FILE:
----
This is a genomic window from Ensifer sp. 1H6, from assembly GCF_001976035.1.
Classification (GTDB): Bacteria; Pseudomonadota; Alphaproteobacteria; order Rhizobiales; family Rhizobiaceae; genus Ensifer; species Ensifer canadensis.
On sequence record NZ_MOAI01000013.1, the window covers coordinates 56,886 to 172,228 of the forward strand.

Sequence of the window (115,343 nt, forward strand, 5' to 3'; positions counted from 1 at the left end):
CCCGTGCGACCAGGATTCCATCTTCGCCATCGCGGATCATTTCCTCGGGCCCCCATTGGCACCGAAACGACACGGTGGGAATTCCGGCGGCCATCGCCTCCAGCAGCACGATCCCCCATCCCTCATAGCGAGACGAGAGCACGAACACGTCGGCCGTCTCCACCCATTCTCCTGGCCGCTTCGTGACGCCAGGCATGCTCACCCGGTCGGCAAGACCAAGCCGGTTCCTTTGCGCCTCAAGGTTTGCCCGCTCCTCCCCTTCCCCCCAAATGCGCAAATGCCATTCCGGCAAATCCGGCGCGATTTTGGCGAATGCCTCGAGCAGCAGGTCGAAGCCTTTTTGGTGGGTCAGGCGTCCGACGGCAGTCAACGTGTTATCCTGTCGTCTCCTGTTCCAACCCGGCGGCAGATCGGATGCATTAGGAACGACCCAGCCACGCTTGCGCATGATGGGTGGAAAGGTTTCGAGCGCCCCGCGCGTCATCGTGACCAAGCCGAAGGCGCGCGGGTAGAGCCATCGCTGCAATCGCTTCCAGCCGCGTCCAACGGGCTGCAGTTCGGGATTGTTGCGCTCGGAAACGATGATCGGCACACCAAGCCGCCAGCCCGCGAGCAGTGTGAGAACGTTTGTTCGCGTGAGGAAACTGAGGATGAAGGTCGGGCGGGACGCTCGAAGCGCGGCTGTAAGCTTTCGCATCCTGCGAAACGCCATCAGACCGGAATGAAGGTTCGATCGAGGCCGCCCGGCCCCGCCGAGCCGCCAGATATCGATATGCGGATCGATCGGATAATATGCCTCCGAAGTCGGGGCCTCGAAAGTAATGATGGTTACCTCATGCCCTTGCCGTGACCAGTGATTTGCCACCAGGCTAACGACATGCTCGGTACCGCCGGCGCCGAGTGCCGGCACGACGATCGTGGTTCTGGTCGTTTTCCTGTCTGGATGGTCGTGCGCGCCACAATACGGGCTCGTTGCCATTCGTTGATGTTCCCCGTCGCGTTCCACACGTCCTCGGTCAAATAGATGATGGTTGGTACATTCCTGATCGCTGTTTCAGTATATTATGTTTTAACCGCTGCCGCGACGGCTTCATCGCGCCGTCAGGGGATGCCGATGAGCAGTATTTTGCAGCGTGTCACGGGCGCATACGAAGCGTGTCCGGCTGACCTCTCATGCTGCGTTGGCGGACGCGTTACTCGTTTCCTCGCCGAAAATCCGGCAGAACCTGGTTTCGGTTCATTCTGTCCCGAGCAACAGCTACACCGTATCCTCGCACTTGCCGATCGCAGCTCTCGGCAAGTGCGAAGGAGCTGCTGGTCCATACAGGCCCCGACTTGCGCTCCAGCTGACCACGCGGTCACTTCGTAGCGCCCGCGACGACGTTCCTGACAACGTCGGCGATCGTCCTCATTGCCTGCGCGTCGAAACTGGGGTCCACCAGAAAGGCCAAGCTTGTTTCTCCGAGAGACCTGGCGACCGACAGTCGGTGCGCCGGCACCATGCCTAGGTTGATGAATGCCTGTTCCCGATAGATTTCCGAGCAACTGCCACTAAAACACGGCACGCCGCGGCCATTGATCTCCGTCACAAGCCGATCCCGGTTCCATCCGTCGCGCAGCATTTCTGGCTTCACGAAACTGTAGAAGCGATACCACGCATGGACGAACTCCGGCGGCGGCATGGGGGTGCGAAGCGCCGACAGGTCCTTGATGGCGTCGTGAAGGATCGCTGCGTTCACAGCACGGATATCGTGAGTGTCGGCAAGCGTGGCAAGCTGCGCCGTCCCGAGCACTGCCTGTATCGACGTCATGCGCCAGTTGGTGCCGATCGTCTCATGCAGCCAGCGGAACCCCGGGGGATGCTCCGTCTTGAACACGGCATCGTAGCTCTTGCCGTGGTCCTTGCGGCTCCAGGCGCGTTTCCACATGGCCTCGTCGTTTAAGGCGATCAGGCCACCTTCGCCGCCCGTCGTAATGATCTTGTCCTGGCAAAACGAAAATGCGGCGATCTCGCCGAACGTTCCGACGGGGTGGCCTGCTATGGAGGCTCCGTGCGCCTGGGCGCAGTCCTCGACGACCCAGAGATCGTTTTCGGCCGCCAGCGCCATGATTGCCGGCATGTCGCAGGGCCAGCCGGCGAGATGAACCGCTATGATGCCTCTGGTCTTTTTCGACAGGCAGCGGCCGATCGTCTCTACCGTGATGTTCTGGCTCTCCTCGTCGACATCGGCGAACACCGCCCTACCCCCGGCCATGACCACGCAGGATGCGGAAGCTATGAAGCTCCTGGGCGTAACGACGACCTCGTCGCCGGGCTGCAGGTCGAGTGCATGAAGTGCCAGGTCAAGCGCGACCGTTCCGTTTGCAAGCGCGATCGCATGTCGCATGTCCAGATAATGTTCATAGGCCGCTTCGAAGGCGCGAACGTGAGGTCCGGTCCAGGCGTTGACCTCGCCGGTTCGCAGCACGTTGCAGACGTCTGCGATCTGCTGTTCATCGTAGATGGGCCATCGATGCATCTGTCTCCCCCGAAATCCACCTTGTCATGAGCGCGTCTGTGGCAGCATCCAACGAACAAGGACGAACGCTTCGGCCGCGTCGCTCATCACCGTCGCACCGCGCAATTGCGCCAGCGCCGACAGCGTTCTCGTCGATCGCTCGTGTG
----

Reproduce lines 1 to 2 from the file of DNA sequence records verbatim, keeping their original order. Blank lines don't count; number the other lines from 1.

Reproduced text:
This is a genomic window from Ensifer sp. 1H6, from assembly GCF_001976035.1.
Classification (GTDB): Bacteria; Pseudomonadota; Alphaproteobacteria; order Rhizobiales; family Rhizobiaceae; genus Ensifer; species Ensifer canadensis.